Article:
Page 87 - Jewish Book Annual Volume 30

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F
r ied lander
— L
eo
B
a e c k
: C
en t en a ry
and
M
an
7 7
more than the others, was a continuation of Jewish thought and
teaching forming a basic link in the
shalshelet ha-kabbala,
the
chain of transmission leading from the rabbis to our own days.
He was part of Jewish life in an unforgettable manner: not only
because he was in the camp, but because he was a synagogue rabbi
and totally identified with all aspects of Jewish striving.
There are no giants today, no truly outstanding Jewish teachers.
We are blessed with great scholars and with fine men. We have not
matched the men of the Spanish Golden Age or of the German
Golden Age which might have come. The greatest inspiration
might have come out of the Eastern
yeshivot.
We will never know
this. With Elie Wiesel and other prophet-poets, we can mourn for
them. Meanwhile, if we turn to a teacher of our century, to Leo
Baeck, we can discover new insights which have to inform Jewish
thought today:
an openness which is at the heart of midrashic thinking, al­
ready in the process of being redefined by men like Emil Fack-
enheim;
an awareness of Jewish existence which has to inform the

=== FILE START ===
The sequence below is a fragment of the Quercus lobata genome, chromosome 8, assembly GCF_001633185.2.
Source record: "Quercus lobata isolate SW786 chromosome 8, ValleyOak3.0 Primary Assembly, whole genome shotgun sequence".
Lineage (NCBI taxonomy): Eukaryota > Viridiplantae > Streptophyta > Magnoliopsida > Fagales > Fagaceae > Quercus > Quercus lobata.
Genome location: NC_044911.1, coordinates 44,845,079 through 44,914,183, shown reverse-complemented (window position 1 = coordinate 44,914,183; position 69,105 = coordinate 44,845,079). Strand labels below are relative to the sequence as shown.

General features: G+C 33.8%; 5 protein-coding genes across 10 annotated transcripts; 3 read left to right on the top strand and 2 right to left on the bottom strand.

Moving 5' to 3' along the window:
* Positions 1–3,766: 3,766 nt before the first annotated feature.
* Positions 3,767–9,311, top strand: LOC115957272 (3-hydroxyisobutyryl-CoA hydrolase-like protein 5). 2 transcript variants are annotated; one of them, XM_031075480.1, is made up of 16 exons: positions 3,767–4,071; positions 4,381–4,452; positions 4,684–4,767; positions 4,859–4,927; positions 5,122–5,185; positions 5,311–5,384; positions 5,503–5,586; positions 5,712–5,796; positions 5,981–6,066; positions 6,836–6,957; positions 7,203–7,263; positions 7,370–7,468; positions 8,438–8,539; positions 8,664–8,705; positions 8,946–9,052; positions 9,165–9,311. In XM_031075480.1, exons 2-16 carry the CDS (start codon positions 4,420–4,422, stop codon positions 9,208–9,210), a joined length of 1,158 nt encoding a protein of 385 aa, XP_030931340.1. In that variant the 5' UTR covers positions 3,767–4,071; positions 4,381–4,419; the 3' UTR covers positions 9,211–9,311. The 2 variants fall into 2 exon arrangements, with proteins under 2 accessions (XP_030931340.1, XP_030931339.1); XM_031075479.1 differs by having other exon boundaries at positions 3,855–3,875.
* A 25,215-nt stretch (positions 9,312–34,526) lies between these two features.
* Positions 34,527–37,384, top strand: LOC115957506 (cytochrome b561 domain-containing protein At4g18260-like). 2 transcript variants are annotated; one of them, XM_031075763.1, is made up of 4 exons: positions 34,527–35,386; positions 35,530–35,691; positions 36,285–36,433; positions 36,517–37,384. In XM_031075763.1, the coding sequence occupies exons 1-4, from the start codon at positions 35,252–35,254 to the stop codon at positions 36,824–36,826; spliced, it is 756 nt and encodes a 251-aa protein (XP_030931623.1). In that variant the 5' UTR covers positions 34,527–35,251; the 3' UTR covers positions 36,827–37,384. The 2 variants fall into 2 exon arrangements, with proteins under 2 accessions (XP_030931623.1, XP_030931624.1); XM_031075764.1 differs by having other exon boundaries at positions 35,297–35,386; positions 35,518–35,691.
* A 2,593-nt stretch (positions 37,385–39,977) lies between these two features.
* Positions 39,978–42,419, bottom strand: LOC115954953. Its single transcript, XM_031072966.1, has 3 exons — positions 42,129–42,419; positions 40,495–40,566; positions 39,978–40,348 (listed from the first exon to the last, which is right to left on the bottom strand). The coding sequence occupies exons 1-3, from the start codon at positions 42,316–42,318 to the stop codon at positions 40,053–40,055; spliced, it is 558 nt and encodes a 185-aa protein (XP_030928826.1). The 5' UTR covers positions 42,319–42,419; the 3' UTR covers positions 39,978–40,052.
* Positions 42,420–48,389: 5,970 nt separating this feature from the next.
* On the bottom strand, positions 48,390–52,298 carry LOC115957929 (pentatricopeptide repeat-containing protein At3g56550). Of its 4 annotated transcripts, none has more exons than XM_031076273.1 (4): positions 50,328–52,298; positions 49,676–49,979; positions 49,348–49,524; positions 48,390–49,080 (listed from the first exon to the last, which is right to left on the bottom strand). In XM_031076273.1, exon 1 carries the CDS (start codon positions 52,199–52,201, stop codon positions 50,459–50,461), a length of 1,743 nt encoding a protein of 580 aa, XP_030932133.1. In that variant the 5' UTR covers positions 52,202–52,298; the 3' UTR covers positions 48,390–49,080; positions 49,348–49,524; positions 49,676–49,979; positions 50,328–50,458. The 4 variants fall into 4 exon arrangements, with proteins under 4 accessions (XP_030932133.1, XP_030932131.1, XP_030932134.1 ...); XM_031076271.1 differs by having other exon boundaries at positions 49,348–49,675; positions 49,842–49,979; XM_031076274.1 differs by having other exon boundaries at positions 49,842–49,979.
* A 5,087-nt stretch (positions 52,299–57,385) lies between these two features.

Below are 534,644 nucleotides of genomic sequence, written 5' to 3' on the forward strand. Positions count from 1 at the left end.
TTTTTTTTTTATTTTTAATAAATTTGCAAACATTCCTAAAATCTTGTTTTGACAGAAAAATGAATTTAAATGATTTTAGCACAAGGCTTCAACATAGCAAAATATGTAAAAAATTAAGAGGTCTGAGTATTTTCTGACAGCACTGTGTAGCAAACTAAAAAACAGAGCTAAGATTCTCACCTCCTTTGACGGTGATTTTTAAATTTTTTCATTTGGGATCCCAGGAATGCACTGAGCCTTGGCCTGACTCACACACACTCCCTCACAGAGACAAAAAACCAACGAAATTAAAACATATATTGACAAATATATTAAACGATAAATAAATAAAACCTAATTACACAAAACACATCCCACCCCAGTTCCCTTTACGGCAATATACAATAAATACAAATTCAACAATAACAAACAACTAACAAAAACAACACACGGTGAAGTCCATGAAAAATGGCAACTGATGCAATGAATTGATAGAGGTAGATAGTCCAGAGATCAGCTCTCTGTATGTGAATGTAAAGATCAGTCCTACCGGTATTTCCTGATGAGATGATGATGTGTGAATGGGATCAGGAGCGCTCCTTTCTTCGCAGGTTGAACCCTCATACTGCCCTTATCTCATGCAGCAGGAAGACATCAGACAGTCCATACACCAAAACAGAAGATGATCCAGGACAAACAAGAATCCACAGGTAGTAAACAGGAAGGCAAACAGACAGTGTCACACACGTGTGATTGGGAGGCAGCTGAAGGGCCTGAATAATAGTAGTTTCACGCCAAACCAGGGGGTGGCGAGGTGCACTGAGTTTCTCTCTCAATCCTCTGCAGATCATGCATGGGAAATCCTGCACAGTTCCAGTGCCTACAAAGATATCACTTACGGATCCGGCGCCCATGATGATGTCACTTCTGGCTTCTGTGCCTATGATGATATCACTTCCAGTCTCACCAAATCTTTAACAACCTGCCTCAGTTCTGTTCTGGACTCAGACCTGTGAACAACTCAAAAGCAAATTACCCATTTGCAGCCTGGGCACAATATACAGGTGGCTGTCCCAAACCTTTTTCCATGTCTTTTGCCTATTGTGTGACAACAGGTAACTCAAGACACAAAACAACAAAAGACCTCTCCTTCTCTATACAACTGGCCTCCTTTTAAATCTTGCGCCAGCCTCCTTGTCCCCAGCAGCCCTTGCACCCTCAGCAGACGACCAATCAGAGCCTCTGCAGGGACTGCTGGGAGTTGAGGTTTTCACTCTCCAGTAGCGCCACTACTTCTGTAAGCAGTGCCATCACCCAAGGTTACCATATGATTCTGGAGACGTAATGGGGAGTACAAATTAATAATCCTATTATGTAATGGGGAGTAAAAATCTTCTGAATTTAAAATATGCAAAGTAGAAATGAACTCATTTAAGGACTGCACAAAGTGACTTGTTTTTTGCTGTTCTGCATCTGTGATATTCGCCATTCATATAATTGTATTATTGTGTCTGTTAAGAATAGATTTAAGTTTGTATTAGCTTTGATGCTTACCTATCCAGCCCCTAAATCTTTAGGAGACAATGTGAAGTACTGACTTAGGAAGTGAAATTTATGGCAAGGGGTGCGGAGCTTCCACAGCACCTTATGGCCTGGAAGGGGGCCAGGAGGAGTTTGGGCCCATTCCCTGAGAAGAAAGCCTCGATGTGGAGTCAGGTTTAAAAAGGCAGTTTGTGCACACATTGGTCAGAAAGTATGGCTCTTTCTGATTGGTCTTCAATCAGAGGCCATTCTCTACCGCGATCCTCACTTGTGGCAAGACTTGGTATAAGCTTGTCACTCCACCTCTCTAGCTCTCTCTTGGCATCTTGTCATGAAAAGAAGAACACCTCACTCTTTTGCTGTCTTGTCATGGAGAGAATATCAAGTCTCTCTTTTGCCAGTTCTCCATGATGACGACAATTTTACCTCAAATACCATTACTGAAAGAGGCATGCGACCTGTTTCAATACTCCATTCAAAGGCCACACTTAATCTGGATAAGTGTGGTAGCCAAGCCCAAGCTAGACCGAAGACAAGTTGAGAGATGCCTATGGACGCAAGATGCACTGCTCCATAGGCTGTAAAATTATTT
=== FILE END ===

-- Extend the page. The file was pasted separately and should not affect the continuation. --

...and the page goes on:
scholar and has to form the framework for his teachings and for
his hopes;
an encounter with the reality of God in the framework of past
words and experience in which our future is also recapitulated;
the knowledge of man as the
individual ineffabile,
cosmic man
with cosmic hope who realizes the tension between what he is
and what he might be;
the knowledge of one man—Leo Baeck, a rabbi in Israel.
Bibliography
Writings of Leo Baeck: The Essence of Judaism
(New York, Schocken
Books, 1948); This People Israel: The Meaning of Jewish Existence
(New
York, Holt, Rinehart and Winston, 1965) ; The Pharisees and Other Essays,
Introduction by D. Stendahl (New York, Schocken Books, 1947, reprinted
in paperback 1966); Judaism and Christianity,
trans. and ed. by W. Kaufmann
(Philadelphia, Jewish Publication Society, 1958).
Works about Baeck: Arthur A. Cohen, The Natural and Supernatural Jew
(New York, Pantheon Books, 1962); Eugene B. Borowitz, A New Jewish
Theology in the Making
(Philadelphia, Westminister Press, 1969); Albert
H. Friedlander, Leo Baeck: Teacher of Theresienstadt
(New York, Holt,
Rinehart and Winston, 1968); Albert H. Friedlander, “Leo Baeck,” Encyclo­
pedia Brittannica
(1972 edition); Ignaz Maybaum, The Face of God After
Auschwitz
(Amsterdam, Polak and Van Gennep, 1969).